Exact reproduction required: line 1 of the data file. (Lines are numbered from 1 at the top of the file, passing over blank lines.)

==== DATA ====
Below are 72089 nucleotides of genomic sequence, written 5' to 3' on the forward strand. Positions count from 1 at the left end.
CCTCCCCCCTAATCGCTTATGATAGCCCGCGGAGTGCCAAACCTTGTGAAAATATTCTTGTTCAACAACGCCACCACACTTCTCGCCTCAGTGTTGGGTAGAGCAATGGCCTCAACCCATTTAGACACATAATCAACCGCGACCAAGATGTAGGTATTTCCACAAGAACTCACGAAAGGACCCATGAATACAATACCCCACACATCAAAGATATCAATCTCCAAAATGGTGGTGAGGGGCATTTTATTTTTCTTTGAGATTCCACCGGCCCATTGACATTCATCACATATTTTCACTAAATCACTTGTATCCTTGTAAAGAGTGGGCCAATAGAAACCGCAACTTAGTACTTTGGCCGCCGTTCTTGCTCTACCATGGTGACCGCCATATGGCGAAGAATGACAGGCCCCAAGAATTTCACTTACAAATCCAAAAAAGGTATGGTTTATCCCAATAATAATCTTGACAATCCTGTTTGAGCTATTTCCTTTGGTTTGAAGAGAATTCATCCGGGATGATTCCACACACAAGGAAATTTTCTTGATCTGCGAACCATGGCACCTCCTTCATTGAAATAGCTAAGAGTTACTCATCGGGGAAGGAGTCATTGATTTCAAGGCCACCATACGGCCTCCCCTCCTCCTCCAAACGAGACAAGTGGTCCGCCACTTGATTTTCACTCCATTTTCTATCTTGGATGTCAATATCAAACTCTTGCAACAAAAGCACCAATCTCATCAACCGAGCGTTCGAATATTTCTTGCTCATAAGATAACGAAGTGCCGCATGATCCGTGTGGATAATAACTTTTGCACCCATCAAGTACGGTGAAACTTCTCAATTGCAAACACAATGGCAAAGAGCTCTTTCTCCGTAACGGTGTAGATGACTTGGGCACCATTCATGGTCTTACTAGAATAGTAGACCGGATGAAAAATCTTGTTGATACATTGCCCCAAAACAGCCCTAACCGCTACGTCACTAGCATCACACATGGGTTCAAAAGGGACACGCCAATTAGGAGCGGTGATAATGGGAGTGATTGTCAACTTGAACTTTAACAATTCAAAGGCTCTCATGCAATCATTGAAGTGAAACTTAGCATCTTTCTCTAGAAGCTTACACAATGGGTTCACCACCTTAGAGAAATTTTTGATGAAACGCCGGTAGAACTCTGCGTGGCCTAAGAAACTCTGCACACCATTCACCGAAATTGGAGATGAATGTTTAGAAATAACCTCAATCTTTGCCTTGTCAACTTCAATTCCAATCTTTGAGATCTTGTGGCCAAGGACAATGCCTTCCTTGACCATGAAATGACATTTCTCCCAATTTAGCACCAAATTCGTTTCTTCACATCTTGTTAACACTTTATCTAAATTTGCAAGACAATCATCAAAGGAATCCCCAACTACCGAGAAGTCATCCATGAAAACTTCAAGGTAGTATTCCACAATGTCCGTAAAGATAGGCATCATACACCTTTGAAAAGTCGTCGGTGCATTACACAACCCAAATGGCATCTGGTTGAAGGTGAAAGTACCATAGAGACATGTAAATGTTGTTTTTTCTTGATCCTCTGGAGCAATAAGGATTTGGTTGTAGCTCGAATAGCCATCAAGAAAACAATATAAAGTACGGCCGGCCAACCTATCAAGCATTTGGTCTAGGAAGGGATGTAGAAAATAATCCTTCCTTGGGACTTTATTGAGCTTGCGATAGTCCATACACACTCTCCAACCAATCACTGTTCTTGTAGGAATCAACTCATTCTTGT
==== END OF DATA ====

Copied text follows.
Below are 72089 nucleotides of genomic sequence, written 5' to 3' on the forward strand. Positions count from 1 at the left end.